The section on rights of equality starts off with the admirable dictum that "the State shall not discriminate against any citizen on grounds of religion, race, caste, or sex." It particularizes against discrimination in trading establishments, including public restaurants, hotels and places of public entertainment; in the use of wells, tanks, roads, and places of public resorts maintained wholly or partly out of State funds or dedicated to the use of the general public; and in eligibility for public office. To clinch the argument, "untouchability in any form is a abolished, and the imposition of any disability on that account shall be an offence." Thus the progressive element in Hindu society which has campaigned for many years against the biggest blot on the country's fair name now gainstatutory recognition for its objective. Members of the scheduled castes, including Dr. Ambedkar himself (although commonly he is diametrically opposed to Congress policies), took a large part in the Constituent Assembly's debate and were satisfied with its outcome.

World opinion has somewhat naturally seized upon this move to abolish untouchability as the most significant feature of the Fundamental Rights Bill. Indian Opinion, on the other hand, ling conscious of the stigma and anxious to remove it has taken this provision almost for granted. That is because untouchability, while still firmly rooted in the countryside, has steadily lost its hold on the cities. No educated Indian would attempt to justify it today. Politically minded India may be trusted henceforth to enforce the legal sanctions against untouchability to the utmost of its power.

No surprise need be occasioned by a further provision adopted at Delhi without opposition namely, that "no title shall be conferred by the Union and no citizen of the Union shall accept any title from any foreign State." THis is a natural reflection of the nationalist attitude of mind, best exemplified by Pandit Nehru himself, which feels that the British system of conferring title for public services has led to sycophancy and even corruption, both moral and material. It is a sweeping indictment, from which many Britons will dissent. This is, however, entirely a matter for the new India to decide. Although the Union may not confer titles, the popular habit of labelling leaders with such honorifics, as "Mahatma" and "Sardar" will doubtless persist.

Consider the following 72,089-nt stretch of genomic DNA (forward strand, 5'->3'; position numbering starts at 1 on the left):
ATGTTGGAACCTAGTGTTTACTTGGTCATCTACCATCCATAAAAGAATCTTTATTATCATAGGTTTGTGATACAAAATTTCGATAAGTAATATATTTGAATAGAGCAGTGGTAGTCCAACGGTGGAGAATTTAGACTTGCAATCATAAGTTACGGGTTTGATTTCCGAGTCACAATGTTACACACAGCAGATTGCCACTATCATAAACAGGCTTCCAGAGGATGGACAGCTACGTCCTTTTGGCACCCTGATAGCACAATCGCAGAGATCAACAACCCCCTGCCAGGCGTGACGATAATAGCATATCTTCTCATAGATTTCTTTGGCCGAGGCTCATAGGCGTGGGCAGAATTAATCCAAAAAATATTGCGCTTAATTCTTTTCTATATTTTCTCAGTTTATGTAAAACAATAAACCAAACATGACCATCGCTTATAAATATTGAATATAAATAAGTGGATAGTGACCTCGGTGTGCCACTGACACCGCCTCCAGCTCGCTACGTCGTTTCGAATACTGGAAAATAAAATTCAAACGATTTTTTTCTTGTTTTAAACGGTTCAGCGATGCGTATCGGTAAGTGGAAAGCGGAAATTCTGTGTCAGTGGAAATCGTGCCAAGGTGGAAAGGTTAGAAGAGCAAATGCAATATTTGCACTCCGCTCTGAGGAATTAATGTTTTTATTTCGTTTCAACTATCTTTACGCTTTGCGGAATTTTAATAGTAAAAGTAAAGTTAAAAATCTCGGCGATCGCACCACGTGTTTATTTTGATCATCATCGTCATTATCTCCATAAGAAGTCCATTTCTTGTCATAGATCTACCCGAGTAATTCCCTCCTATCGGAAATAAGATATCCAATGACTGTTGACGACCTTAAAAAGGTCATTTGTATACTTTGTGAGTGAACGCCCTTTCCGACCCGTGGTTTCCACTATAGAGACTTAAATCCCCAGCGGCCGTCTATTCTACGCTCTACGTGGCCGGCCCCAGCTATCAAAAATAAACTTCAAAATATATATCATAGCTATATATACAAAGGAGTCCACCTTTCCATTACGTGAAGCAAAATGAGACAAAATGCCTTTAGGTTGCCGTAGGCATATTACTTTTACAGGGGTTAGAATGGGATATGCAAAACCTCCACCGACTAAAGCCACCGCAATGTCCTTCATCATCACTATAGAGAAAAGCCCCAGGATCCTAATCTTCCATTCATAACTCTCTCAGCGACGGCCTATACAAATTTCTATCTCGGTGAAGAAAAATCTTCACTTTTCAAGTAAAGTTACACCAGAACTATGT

Under the heading of "rights of freedom" are grouped freedom of speech, freedom to form associations and unions, and the right to reside and hold property in any part of the Union. These are "subject to public order and morality" and may be exercised "except in a grave emergency declared to be such by the Government of the Union or the Unit concerned, whereby the security of the Union or the Unit, as the case may be, is threatened." In other words the State reserves the power to declare any association illegal-a power which was objected to by the solitary Communist member of the Assembly for obvious reasons. he wanted the power of veto to be restricted to matters concerning the defence of India, but the House insisted on a broader basis. On the manner in which this power is invoked will depends the liberality or otherwise of the future Union.